Nation & World

U.S. allows Turkey invasion of Syria, raising concerns about Kurds' fate

American-aligned fighters who helped defeat ISIS are considered terrorists by Turkish government

Turkish and American soldiers stand near a former YPG military point Sept. 8 during a joint U.S.-Turkey patrol near Tel Abyad, Syria. (Rodi Said/Reuters)
Turkish and American soldiers stand near a former YPG military point Sept. 8 during a joint U.S.-Turkey patrol near Tel Abyad, Syria. (Rodi Said/Reuters)

WASHINGTON — The White House said Sunday that Turkey will soon invade northern Syria, renewing fears of a slaughter of Kurdish fighters allied with the U.S. in a yearslong campaign against the Islamic State group.

For months, Turkish President Recep Tayyip Erdogan has been threatening to launch a military assault on the Kurdish forces in northern Syria, many of whom his government considers terrorists. The Kurdish forces bore the brunt of the U.S.-led campaign against Islamic State militants, and Republicans and Democrats have warned that allowing the Turkish attack would send a troubling message to American allies across the globe.

U.S. troops “will not support or be involved in the operation” and “will no longer be in the immediate area,” in northern Syria, White House press secretary Stephanie Grisham said in an unusual late-Sunday statement that was silent on the fate of the Kurds.

It was not clear whether that meant the U.S. would be withdrawing its 1,000 or so troops completely from northern Syria.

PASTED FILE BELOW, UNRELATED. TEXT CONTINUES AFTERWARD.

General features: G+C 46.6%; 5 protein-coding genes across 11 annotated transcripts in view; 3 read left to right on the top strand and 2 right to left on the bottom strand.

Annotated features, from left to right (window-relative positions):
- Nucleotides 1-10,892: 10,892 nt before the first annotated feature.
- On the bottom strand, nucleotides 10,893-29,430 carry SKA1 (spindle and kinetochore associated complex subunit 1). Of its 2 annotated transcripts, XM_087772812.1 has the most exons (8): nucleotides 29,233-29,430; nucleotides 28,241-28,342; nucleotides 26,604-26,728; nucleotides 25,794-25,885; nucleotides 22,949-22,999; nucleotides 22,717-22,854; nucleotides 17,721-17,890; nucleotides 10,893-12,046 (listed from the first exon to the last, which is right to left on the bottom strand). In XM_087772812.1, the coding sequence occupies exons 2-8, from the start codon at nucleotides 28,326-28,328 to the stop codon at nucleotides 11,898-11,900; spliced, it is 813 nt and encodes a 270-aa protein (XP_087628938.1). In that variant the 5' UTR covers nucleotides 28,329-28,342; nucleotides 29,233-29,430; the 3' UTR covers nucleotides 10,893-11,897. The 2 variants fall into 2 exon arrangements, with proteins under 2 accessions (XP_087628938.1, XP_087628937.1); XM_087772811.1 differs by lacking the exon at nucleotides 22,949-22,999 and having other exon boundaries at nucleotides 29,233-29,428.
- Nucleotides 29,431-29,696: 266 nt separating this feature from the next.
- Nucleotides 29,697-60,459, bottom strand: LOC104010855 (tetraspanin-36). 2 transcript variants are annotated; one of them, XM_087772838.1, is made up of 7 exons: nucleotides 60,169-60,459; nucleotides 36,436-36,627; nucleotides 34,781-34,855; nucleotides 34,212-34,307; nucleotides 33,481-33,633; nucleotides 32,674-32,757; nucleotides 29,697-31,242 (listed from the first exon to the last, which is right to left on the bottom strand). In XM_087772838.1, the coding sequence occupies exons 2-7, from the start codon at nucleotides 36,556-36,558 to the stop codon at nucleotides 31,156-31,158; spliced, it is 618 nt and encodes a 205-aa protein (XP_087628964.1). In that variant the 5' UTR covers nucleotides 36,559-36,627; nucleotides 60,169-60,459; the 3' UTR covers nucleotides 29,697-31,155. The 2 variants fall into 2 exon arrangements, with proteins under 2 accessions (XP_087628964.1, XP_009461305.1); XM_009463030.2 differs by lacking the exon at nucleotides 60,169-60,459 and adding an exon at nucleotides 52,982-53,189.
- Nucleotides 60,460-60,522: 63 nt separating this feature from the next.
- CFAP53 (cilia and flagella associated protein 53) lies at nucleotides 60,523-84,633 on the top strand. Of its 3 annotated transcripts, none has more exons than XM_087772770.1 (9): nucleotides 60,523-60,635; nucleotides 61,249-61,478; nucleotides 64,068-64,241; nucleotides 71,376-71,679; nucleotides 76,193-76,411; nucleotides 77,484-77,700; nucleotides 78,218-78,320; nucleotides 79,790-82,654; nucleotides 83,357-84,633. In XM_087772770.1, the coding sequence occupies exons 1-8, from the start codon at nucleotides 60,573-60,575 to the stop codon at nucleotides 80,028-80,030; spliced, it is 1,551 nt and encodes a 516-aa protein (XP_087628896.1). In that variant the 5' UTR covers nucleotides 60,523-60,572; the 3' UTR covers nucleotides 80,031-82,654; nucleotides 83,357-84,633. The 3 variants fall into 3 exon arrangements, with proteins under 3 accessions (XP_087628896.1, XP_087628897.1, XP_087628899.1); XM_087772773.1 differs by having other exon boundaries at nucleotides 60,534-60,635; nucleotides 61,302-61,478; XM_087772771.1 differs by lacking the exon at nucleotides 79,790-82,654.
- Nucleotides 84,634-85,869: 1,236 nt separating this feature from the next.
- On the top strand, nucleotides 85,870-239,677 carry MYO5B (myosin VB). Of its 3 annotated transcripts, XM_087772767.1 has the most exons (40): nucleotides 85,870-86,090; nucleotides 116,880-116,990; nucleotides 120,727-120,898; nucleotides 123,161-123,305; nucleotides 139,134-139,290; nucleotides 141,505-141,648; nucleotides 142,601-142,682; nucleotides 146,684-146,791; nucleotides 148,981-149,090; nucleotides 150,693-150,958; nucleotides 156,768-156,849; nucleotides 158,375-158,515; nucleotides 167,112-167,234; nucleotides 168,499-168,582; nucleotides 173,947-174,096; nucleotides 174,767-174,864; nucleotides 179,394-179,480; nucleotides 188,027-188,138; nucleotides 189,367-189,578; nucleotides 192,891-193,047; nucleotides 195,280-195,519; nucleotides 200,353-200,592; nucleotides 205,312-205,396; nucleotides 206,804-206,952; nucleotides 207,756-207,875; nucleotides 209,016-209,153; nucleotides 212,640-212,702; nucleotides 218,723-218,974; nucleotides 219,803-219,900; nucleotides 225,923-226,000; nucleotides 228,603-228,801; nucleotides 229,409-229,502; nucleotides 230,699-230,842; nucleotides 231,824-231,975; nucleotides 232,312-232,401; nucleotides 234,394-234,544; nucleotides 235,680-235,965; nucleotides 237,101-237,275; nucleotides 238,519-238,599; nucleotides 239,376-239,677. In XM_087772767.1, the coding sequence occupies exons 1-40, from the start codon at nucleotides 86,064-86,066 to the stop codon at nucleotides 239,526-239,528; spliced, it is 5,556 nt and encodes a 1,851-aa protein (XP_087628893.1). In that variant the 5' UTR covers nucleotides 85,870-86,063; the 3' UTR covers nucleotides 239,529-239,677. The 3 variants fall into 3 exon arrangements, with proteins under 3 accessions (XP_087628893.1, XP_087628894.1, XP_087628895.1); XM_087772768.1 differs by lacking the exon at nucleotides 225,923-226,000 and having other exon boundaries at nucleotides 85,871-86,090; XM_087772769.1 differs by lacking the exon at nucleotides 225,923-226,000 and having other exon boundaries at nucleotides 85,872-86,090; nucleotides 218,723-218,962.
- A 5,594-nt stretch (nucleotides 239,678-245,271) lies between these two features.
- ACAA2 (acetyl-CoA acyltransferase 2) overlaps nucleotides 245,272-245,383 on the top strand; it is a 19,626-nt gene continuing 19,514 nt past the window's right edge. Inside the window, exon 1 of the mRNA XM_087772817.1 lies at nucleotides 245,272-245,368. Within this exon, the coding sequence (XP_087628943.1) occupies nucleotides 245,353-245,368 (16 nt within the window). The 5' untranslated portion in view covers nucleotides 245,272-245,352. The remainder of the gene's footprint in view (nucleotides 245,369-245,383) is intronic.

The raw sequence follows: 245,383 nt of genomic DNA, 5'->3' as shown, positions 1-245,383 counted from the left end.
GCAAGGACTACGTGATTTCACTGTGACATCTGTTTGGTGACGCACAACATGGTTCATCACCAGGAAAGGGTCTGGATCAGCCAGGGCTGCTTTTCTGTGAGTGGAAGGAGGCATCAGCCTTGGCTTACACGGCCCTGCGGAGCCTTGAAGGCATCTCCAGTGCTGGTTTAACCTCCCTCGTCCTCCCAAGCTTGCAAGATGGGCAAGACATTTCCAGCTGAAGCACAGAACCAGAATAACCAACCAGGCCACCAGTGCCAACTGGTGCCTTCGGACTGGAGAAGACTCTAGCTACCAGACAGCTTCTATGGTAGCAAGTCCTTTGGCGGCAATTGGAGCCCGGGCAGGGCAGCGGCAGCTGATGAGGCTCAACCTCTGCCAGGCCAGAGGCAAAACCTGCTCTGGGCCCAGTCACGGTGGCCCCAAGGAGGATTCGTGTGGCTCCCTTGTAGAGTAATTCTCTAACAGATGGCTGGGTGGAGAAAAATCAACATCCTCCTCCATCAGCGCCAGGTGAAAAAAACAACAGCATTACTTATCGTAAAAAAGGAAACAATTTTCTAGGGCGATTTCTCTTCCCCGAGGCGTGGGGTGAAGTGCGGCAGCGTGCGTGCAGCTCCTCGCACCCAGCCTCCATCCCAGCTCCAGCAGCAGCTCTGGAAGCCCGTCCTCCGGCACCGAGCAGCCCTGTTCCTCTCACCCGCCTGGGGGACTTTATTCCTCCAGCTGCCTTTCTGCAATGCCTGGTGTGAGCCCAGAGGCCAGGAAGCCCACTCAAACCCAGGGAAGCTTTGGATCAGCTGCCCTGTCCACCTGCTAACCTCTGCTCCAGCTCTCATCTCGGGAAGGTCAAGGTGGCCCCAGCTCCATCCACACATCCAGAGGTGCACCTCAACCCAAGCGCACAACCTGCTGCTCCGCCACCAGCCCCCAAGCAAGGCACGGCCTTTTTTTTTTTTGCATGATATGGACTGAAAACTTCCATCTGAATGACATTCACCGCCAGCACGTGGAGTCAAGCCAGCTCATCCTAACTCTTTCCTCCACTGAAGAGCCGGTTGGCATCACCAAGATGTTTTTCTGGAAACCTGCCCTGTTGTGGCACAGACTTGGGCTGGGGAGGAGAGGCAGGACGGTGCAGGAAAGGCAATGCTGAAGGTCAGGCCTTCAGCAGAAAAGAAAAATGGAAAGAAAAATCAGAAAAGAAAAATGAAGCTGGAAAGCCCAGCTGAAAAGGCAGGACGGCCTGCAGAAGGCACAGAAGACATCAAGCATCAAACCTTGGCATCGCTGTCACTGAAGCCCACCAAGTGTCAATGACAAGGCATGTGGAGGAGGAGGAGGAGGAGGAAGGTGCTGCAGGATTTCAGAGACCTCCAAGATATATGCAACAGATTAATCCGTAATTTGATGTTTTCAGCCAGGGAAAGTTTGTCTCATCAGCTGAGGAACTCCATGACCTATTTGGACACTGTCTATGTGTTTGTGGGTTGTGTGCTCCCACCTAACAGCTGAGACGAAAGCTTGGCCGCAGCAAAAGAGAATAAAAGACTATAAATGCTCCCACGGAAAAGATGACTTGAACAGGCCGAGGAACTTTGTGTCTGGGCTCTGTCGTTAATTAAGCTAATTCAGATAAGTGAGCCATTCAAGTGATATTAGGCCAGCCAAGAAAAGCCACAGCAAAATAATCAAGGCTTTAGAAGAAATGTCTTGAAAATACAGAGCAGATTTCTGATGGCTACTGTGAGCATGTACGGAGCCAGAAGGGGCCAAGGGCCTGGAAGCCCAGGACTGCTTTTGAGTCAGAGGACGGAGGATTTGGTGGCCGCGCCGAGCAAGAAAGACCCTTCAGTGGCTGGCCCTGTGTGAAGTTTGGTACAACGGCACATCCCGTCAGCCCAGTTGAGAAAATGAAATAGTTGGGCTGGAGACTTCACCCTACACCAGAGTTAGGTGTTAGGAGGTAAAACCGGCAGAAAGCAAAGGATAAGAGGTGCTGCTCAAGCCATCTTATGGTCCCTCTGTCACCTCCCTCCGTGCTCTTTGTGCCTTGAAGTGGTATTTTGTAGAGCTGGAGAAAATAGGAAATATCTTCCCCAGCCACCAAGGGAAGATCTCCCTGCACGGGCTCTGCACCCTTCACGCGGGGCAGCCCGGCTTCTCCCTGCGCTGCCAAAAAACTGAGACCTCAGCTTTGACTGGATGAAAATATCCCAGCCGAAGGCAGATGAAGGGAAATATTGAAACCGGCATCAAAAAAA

The announcement came after a call between President Donald Trump and Erdogan, the White House said.

In December, Trump announced he was withdrawing American troops from Syria but was met with widespread condemnation for abandoning Kurdish allies to the Turkish assault. The announcement prompted the resignation in protest of then-Defense Secretary Jim Mattis, and a coordinated effort by then-national security adviser John Bolton to try to protect the Kurds.

The White House statement Sunday said Turkey will take custody of foreign fighters captured in the U.S.-led campaign against the Islamic State group who have been held by the Kurdish forces supported by the U.S.

Ambassador James Jeffrey, the State Department envoy to the international coalition fighting the Islamic State group, and Trump have said there are about 2,500 foreign fighters captured in the fight against the Islamic State that the U.S. wants Europe to take.

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Trump repeatedly has demanded that European countries, particularly France and Germany, take back their citizens who joined the militant organization.

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